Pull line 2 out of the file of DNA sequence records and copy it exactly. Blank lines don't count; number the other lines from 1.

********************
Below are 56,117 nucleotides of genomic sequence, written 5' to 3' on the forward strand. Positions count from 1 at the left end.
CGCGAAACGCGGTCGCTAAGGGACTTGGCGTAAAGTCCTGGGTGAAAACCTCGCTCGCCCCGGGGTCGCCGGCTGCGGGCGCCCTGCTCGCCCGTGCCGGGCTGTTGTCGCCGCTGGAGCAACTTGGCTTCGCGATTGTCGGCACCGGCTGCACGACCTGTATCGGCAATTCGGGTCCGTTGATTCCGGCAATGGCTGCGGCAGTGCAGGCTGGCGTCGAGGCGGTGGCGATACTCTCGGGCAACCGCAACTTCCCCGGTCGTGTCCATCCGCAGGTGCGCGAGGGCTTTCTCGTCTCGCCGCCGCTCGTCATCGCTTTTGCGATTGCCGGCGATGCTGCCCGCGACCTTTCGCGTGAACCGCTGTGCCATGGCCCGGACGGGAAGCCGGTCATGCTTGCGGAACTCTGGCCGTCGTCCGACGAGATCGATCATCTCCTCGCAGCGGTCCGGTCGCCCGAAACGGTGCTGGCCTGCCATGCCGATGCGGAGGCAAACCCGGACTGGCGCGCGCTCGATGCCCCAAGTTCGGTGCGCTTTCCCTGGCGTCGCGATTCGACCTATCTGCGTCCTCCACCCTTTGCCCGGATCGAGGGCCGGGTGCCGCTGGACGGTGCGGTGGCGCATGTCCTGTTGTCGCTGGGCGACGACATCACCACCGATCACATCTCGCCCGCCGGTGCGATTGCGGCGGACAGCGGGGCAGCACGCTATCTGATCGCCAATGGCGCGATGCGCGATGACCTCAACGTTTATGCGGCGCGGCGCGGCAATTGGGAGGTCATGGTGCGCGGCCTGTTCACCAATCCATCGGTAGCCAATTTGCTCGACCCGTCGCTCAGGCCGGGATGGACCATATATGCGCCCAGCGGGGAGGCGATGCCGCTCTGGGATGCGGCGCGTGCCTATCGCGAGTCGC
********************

CGCGAAACGCGGTCGCTAAGGGACTTGGCGTAAAGTCCTGGGTGAAAACCTCGCTCGCCCCGGGGTCGCCGGCTGCGGGCGCCCTGCTCGCCCGTGCCGGGCTGTTGTCGCCGCTGGAGCAACTTGGCTTCGCGATTGTCGGCACCGGCTGCACGACCTGTATCGGCAATTCGGGTCCGTTGATTCCGGCAATGGCTGCGGCAGTGCAGGCTGGCGTCGAGGCGGTGGCGATACTCTCGGGCAACCGCAACTTCCCCGGTCGTGTCCATCCGCAGGTGCGCGAGGGCTTTCTCGTCTCGCCGCCGCTCGTCATCGCTTTTGCGATTGCCGGCGATGCTGCCCGCGACCTTTCGCGTGAACCGCTGTGCCATGGCCCGGACGGGAAGCCGGTCATGCTTGCGGAACTCTGGCCGTCGTCCGACGAGATCGATCATCTCCTCGCAGCGGTCCGGTCGCCCGAAACGGTGCTGGCCTGCCATGCCGATGCGGAGGCAAACCCGGACTGGCGCGCGCTCGATGCCCCAAGTTCGGTGCGCTTTCCCTGGCGTCGCGATTCGACCTATCTGCGTCCTCCACCCTTTGCCCGGATCGAGGGCCGGGTGCCGCTGGACGGTGCGGTGGCGCATGTCCTGTTGTCGCTGGGCGACGACATCACCACCGATCACATCTCGCCCGCCGGTGCGATTGCGGCGGACAGCGGGGCAGCACGCTATCTGATCGCCAATGGCGCGATGCGCGATGACCTCAACGTTTATGCGGCGCGGCGCGGCAATTGGGAGGTCATGGTGCGCGGCCTGTTCACCAATCCATCGGTAGCCAATTTGCTCGACCCGTCGCTCAGGCCGGGATGGACCATATATGCGCCCAGCGGGGAGGCGATGCCGCTCTGGGATGCGGCGCGTGCCTATCGCGAGTCGC